Upcoming Changes to the Tribunal

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Lyte

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Lead Social Systems Designer

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09-13-2012
61 of 92 Riot Posts

Quote:
Originally Posted by FlyinTeddyBearz View Post
whats going to happen for the people who used the tribunal before this change? will they still get their ip?
Yes, players will get the IP for all cases done until the end of September.


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StarBubbles

Senior Member

09-13-2012

Awesome!! Are there gonna be tournaments for the Tribunal ELO? XD In all seriousness, I love the upcoming features.

"Report them for being born." My fav quote of all time.

Oh Tribunal, how I love thee.


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Bjornsides

Junior Member

09-13-2012

My question has been ignored, so I will re post it:

This is all well and good, but why are you focusing your attention on creating a more accurate tribunal system when you can't report people for trolling pre, and post game? The vast majority of "toxic players" that I see now days only troll at these times, and it seems to me that the system is incomplete, and why would you try to optimise something that you may have to change completely anyway?

If possible I would like a red post reply to this issue because it's something that is of massive concern to me, and the reason that I stopped doing tribunal in the first place.


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Apollinarius

Senior Member

09-13-2012

Quote:
Originally Posted by McAzazel View Post
The basic economic idea is that individuals care about their material wellbeing (besides other goals). Any activity that is rewarded more highly, will be followed more likely. It then gives that incentives alone wouldn't be enough to motivate blood donations, but might tip the balance by lowering the costs of donating.

There are empirical evidence abound, that incentives can increase prosocial activities -- in particular when it comes to charitable donations. Matching (you donate x and we'll donate x) for instance, will usually show a positive impact; since the effective price of your donation becomes cheaper you should consequently donate more. There have also been field experiments done on whether the chance to win a monetary prize would raise charitable contributions -- which it did.

Upton's studies on blood donations and incentives are marred by a mistake in the selection process. The experiment was conducted thusly:
Individuals were called and asked to sign up for a blood donation. The treatment group was promised compensation if they donated blood while the control group was not. The dependent variable of the study was to then measure whether a donor followed through on their pledge and donated blood.

As you can probably tell, Upton's mistake was in the selection of the treatment group and the control group, because he failed to randomize it properly. Instead of announcing the compensation when recruiting individuals to sign up, he should have recruited all donors without the promise of compensation. One could then randomly select half the participants, call them again, and tell them that, if they follow through on their pledge, they would receive a (monetary) reward. (Upton's study -- flawed as it may have been -- did suggest crowding-out of motivation.)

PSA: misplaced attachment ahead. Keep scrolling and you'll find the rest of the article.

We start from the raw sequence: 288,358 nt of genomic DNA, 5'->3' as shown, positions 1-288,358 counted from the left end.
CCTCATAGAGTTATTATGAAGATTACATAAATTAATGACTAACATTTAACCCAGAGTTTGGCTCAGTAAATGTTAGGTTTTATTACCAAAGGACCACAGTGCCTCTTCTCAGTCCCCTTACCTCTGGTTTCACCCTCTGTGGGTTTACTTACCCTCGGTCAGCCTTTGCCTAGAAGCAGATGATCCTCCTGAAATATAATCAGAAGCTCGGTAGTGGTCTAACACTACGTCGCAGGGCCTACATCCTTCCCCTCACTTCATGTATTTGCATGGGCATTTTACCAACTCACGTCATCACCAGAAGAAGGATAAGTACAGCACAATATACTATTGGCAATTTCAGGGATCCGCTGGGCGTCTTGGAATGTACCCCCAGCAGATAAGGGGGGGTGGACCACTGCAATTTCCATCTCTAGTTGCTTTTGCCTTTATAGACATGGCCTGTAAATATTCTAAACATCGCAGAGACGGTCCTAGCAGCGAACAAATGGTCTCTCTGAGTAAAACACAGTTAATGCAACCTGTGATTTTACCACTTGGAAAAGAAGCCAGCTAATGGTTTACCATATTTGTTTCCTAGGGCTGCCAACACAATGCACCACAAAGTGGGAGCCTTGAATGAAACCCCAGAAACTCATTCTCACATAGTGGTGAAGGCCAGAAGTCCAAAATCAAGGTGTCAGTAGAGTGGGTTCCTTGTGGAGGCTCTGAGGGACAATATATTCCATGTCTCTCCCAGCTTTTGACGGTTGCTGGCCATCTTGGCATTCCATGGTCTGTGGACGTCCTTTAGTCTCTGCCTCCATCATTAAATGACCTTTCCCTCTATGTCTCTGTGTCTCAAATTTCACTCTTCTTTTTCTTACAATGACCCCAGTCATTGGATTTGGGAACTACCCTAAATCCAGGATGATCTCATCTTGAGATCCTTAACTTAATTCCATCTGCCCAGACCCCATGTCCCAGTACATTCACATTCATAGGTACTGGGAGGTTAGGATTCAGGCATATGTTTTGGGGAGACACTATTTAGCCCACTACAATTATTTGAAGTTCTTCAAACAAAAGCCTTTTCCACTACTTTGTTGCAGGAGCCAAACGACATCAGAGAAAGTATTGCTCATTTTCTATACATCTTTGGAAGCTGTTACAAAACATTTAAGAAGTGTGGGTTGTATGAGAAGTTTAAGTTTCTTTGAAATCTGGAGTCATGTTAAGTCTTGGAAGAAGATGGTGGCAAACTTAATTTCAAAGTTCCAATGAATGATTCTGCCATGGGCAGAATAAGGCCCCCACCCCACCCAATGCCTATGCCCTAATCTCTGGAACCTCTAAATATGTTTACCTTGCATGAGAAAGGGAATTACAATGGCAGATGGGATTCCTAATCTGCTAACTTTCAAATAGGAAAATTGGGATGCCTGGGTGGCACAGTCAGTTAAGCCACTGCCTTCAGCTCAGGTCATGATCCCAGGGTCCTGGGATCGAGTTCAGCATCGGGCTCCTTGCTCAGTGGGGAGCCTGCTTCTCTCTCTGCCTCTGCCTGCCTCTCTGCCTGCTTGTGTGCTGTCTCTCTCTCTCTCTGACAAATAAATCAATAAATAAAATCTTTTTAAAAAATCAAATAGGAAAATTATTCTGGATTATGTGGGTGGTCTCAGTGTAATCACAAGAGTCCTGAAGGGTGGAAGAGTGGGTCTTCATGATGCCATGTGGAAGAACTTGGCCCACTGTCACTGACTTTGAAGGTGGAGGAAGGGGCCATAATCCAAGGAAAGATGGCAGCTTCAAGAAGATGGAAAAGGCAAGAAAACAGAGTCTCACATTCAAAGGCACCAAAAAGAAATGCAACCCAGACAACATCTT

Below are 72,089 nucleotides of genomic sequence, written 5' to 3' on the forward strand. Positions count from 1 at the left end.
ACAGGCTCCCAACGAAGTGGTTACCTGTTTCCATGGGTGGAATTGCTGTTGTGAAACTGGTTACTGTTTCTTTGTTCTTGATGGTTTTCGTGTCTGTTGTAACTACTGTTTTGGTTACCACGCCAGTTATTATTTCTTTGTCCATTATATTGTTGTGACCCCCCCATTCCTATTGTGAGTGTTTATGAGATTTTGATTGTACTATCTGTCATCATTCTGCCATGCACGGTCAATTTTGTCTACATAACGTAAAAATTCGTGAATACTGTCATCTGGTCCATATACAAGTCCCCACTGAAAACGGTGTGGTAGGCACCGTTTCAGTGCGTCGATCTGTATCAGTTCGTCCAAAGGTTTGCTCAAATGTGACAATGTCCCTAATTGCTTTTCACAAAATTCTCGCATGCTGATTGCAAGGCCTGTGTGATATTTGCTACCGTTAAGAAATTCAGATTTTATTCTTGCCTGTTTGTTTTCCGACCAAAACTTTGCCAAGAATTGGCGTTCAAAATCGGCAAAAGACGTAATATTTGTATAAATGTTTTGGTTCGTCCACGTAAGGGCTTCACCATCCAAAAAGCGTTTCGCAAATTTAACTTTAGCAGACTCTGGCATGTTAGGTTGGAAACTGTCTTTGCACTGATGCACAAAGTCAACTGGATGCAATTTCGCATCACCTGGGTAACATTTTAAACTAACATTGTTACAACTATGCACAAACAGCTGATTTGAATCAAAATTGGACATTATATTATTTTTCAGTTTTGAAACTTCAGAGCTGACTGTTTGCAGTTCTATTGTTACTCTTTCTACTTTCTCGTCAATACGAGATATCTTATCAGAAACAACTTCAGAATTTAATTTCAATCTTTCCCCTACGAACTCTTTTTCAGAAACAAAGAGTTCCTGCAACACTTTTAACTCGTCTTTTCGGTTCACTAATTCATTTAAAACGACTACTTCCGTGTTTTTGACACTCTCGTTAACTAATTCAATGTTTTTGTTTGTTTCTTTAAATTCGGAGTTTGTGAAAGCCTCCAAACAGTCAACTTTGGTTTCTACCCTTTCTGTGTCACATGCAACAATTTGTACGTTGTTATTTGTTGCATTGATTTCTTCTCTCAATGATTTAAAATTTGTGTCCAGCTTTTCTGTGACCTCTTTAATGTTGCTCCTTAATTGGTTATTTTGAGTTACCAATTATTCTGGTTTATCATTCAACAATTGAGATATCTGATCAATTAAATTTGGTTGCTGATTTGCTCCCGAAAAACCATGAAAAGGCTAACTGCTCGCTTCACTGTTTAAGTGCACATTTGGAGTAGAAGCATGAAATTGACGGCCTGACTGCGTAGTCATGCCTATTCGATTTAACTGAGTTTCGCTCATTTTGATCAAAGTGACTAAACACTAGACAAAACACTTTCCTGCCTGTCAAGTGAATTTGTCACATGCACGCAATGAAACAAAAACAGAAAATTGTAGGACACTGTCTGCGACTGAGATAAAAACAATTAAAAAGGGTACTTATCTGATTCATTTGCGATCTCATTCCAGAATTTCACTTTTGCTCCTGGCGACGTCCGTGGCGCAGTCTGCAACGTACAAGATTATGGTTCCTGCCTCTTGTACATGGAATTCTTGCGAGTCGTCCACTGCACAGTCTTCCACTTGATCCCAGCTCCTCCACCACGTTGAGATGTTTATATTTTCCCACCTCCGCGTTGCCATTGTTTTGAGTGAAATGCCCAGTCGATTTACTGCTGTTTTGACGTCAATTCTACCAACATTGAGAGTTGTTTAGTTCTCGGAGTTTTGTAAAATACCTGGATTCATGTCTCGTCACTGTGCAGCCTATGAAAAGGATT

There have been more recent studies on whether incentives affect donations, but overall they point to either no effect or a small positive effect. The "concern" that financial incentives might attract donors with worse risk factors has not been studied, since all tests (that I'm aware of) have used prescreened blood donors.

People that are and want to appear prosocial (blood drives in the US, for example) react differently. The tests mentioned earlier were all done in relative privacy, but a blood drive have strong social components to them. In these situations, incentives make it attractive for less motivated individuals to donate blood as well; but worse yet, they may attract individuals that simply do it for money, thus further lowering the image reward (intrinsic) from donating blood. Image concerns definitely affect the effectiveness of incentives. If you're interested in reading more about that, I suggest Ariely et al.'s study, "Doing good or doing well? Image motivation and monetary incentives in behaving prosocially."

To cut what could be a long story short: incentives can (temporarily) increase blood donations, especially if they're done in private. In particular, incentives have a significant impact on donors who have a lower propensity to donate. Psychological theories of intrinsic motivation raise the possibility that individuals' motivation can be permanently undermined by the use of incentives, but the one study that tracked this shows no such effect.

Here (in Sweden) you get 50SEK ($about 7.5) when donating blood. However if you forgo the money, the hospital will instead buy a plushie, which is given to the next kid that is hospitalized.
Your suggested method for Upton's study is invalid because your starting pool is tainted with people who would have done it for free in both groups.

In the Tribunal, you are told up front whether there will be a reward or not before you go in (sign up to be part of the study).

Previously, the Tribunal's situation was that everyone was told there would be rewards. People came, some caring about the reward, and others caring about making the community a better place. A large number found it easier to stomach the time required to make the community a better place because there was some reward.

Now, the Tribunal's situation is the opposite. Everyone is told there would be no rewards. Nobody who was doing it primarily for rewards will continue. Those who were only doing it to help the community will remain. Of those who liked the rewards but helped the community too, some will go and some will stay.

Riot isn't trying to increase Tribunal participation. That's a widely held misconception. They have significant overcapacity. They are trying to increase the quality of the judgements so that people who deserve to be punished get punished on their first visit in the Tribunal.